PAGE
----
Conclusion

From the artist’s perspective, Niki de Saint Phalle conveyed her willingness to test the limits of reality and to drive home a point that artistic exploration and discovery are critical, even if they involve symbols of violence, such as guns. The shooting painting in question is observed as a specimen of aggression that perhaps enabled the artist to begin anew with a fresh perspective and a renewed spirit regarding her work. This was an important and meaningful step towards new discovery and a new and improved strength regarding art and its meaning. The painting in question also represents her vision of the world at the time and how it transformed through life experience and other factors. Niki de Saint Phalle was a revolutionary artist during a particularly unique period in history when realism took a dramatic turn towards another type of vision and approach towards life and existence. Therefore, her work, and in particular, her shooting paintings, are representative of her unique and steadfast vision in a society that explored new directions and areas of focus that had not yet been explored in great detail. With this framework, Niki de Saint Phalle was a true visionary and  supported the unique, diverse, and chaotic throughout art and life, using color and disorganization to accomplish these objectives without any regrets or assumptions regarding her work and her creative mind. With these perceptions, the artist’s portrayal of her own reality is perhaps different from others, but it nonetheless aligns with her beliefs and supports her objectives as a unique and creative force to be reckoned with, not unlike her shooting paintings that have captured the attention of art lovers and critics throughout the world.

Works Cited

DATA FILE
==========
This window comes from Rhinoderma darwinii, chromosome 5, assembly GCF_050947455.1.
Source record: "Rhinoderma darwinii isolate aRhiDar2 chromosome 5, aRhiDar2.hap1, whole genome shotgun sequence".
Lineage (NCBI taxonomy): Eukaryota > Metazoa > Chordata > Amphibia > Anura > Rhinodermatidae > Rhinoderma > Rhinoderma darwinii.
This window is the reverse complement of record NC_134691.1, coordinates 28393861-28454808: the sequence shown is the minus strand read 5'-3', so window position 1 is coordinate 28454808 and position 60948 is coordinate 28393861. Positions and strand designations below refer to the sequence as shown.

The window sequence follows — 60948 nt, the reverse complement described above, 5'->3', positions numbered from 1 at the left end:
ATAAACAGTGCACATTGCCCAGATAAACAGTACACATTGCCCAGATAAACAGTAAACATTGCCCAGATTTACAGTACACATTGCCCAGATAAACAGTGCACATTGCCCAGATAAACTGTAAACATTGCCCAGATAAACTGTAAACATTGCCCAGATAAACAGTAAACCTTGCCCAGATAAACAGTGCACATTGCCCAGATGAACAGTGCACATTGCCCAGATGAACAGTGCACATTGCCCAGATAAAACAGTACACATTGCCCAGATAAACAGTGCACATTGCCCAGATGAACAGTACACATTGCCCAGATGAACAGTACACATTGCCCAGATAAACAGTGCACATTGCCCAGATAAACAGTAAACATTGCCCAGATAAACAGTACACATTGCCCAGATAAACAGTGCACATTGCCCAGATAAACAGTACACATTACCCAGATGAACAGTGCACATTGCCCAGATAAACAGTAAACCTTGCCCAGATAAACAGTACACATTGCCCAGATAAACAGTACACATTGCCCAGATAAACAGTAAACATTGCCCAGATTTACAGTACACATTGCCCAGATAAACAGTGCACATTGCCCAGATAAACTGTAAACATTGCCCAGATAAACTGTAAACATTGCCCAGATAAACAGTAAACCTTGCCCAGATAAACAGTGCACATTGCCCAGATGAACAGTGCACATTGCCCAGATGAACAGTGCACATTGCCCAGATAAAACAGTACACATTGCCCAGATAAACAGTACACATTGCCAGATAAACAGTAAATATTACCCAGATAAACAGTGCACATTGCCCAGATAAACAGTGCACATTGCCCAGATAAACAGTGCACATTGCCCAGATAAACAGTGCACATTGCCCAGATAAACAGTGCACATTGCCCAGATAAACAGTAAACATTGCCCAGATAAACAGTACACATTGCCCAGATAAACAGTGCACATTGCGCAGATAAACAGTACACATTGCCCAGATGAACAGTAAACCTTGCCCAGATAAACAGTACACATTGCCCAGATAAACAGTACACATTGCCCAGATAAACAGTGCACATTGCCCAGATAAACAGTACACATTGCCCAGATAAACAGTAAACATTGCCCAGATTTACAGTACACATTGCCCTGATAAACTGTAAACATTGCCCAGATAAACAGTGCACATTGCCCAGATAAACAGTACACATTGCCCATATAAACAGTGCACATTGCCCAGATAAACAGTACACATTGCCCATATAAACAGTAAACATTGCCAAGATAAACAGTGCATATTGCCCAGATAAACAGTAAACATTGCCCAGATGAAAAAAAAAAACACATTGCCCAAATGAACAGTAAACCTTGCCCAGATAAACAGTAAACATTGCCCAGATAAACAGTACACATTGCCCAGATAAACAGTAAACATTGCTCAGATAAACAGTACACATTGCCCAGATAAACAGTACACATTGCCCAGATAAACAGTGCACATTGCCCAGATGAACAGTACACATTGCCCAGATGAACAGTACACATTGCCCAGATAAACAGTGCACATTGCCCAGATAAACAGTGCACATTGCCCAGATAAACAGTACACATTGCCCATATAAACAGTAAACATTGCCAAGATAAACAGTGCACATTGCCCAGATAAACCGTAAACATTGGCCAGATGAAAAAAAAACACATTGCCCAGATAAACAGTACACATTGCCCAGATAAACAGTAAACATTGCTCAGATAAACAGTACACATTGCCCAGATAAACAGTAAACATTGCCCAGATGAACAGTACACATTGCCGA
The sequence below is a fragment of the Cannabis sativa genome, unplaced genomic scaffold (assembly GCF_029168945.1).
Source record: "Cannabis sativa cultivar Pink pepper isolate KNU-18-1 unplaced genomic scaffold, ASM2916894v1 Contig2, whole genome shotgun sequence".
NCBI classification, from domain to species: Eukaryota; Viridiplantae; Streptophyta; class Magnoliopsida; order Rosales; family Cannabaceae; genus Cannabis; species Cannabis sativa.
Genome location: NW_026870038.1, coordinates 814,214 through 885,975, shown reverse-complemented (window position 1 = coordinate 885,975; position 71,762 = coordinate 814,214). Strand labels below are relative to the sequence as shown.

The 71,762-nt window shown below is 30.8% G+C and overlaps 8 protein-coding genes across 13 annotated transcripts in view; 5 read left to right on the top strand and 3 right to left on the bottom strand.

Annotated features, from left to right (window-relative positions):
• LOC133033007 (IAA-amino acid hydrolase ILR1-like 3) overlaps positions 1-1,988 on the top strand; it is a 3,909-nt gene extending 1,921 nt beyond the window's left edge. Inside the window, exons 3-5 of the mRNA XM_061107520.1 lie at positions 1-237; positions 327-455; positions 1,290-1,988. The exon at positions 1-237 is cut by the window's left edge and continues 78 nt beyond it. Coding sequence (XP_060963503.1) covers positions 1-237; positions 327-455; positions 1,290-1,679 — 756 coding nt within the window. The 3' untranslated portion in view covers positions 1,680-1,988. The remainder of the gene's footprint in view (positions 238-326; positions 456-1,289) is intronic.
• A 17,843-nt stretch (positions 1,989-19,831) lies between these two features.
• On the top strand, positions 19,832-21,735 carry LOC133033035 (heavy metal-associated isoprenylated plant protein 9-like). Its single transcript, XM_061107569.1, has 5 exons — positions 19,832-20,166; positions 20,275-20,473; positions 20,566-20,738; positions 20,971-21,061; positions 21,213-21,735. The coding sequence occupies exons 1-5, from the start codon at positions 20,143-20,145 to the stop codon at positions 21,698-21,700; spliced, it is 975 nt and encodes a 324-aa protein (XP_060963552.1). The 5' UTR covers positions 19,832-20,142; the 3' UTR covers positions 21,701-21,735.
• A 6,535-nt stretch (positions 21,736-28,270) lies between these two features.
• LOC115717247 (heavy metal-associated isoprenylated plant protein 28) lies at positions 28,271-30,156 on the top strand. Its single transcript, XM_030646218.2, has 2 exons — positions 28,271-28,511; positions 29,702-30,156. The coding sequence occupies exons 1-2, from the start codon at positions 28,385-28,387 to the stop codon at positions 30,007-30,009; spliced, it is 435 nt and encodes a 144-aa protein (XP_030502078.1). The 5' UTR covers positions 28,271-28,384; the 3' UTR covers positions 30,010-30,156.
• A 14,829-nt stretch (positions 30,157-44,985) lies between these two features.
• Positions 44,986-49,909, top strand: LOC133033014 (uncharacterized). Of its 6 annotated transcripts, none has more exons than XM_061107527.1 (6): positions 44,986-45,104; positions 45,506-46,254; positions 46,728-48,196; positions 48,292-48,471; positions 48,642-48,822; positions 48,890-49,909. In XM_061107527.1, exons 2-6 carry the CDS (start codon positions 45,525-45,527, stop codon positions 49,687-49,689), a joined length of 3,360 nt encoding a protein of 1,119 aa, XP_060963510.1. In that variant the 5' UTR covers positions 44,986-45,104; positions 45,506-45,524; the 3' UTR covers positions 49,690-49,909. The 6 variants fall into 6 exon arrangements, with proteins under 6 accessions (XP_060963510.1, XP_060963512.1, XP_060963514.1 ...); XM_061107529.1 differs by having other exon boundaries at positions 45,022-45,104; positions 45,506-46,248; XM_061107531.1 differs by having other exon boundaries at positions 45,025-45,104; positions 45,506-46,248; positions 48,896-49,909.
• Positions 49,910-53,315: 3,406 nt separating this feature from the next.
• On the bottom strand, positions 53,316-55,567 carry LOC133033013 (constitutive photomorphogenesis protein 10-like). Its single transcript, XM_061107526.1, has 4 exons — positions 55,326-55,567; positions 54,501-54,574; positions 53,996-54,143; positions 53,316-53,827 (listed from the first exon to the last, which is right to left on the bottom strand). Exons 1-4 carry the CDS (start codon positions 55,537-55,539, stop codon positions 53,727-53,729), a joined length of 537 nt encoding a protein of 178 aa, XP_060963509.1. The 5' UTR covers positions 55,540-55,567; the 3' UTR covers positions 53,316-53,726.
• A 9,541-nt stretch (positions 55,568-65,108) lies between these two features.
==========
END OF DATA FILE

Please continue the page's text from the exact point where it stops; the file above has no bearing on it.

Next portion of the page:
De’Alleva, Anne. Methods & Theories of Art History. Laurence King Publishers, 2012. Print.

De Bernardis, Sara, Townsend, Joyce H., Ormsby, Bronwyn, Green, Tim, and Smithen, Patricia. “Shot and dropped: the conservation of a Niki de Saint Phalle Shooting Picture.” 30 October 2013: http://www.google.com/url?sa=t&rct=j&q=&esrc=s&source=web&cd=1&ved=0CCkQFjAA&url=http%3A%2F%2Fbh1.fpc.pt%2Fwinlib%2Fwinlibimg.aspx%3Fskey%3DAC64EF11C8D94C1A9ECDAD8DB89DE0DF%26doc%3D13897%26img%3D3685%26save%3Dtrue&ei=r4BxUsidEoGGyAHSsoHADw&usg=AFQjCNE9wC5x7e-w6OfZyoWyMIQhf21dcA&bvm=bv.55617003,d.aWc&cad=rja

Foster, Hal, et.al. Art Since 1900: 1945 to the Present (Second Edition, Vol. 2). Thames & Hudson, 2011. Print.

Guggenheim. Movements – Nouveal Realisme. 30 October 2013: http://www.guggenheim.org/new-york/collections/collection-online/movements/195225/description

Harrison, Charles, and Paul J. Wood. Art in Theory 1900-2000: An Anthology of Changing Ideas. Blackwell Publishing, 2002. Print.

MOCA. “Ready! Take Aim! Fire!” 30 October 2013: http://sites.moca.org/thecurve/tag/niki-de-saint-phalle/

Neal, Jane. “Niki de Saint Phalle: the power of playfulness.” 30 October 2013: http://www.telegraph.co.uk/culture/art/3671457/Niki-de-Saint-Phalle-The-power-of-playfulness.html

On the Boards. “Beginner’s guide to Catherine Cabeen and Company.” 30 October 2013: http://www.ontheboards.org/blog/beginners-guide-catherine-cabeen-and-company

Tate. “Shooting Picture: 1961.” 30 October 2013: http://www.tate.org.uk/art/artworks/saint-phalle-shooting-picture-t03824

This is Tomorrow. “Niki de Saint Phalle: the girl, the monster and the Goddess.” 30 October 2013: http://www.thisistomorrow.info/viewArticle.aspx?artId=2014